New U.S. research has found that children who sleep less appear to age faster at the cellular level – a process which can have a negative effect on health later in life.
Previous smaller studies on adults have already suggested that sleep might be linked to a shortening of telomeres – the protective “caps” at the end of our chromosomes.
Telomeres naturally get shorter as we age, every time our cells divide. However, certain lifestyle factors such as lack of sleep, poor diet, and lack of exercise, appear to accelerate this process.
When telomeres get too short, it is believed that cells are no longer able to divide in order to repair and replenish the body – a sign of aging.
Reported by New Scientist, the new study was carried out by researchers Sarah James and Daniel
Notterman and their team from Princeton University, and set out to see if sleep was linked to telomere length in children, not only adults.
The researchers gathered information from a database of 1,567 nine-year-old children from cities across the U.S., which included the children’s average sleep duration.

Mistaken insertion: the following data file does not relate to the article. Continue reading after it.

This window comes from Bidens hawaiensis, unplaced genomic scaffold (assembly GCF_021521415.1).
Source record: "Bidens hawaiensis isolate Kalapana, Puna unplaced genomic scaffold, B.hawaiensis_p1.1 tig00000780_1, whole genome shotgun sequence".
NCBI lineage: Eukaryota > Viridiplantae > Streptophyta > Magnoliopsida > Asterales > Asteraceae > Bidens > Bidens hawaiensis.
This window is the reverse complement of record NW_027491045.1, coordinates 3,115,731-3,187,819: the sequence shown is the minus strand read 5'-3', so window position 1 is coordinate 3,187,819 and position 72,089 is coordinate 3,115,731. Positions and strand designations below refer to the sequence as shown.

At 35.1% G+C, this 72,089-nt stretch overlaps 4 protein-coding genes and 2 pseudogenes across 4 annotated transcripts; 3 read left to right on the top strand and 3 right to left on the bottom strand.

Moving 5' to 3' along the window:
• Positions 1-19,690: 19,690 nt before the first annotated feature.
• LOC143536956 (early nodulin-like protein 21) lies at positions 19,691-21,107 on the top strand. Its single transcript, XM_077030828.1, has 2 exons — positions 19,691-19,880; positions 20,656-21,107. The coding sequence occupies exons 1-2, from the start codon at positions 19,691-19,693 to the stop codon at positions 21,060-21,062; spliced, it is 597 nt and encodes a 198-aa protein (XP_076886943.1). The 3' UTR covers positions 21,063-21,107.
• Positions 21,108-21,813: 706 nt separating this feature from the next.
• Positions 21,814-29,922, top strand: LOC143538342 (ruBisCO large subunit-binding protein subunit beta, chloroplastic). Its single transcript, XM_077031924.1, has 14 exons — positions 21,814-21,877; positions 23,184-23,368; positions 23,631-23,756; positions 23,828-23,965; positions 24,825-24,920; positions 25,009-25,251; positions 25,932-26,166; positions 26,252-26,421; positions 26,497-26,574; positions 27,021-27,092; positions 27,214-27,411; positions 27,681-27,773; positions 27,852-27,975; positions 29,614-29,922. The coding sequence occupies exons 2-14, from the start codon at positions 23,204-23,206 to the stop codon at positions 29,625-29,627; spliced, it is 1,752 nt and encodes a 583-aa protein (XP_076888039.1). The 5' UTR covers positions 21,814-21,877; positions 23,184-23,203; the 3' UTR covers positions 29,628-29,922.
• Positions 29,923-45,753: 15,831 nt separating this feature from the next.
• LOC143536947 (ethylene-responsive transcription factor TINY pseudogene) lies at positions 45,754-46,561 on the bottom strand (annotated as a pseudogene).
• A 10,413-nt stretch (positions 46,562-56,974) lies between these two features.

Saliva samples were also taken from each child to extract DNA and examine the length of their telomeres.
The results showed that those who had a shorter sleep duration also had shorter telomeres, with telomere length 1.5 per cent shorter for each hour less that children sleep per night.
The findings could be significant for children’s future health, as short telomeres have previously been linked to cancer, heart disease and cognitive decline.
Although at just 9 years old the children in the study didn’t show any signs of these conditions, James still commented that the study “raises concerns.”
Exactly how much sleep adults should be getting can be confusing, with some previous studies suggesting that too much sleep could be just as bad as too little. However, it appeared in this study that in the case of children and cell ageing more sleep is better, with James advising sticking to the current recommendation of between 9 and 11 hours of sleep per night.
Whether more sleep could actually help reverse telomere shortening remains unknown.
The findings can be found published online in The Journal of Pediatrics.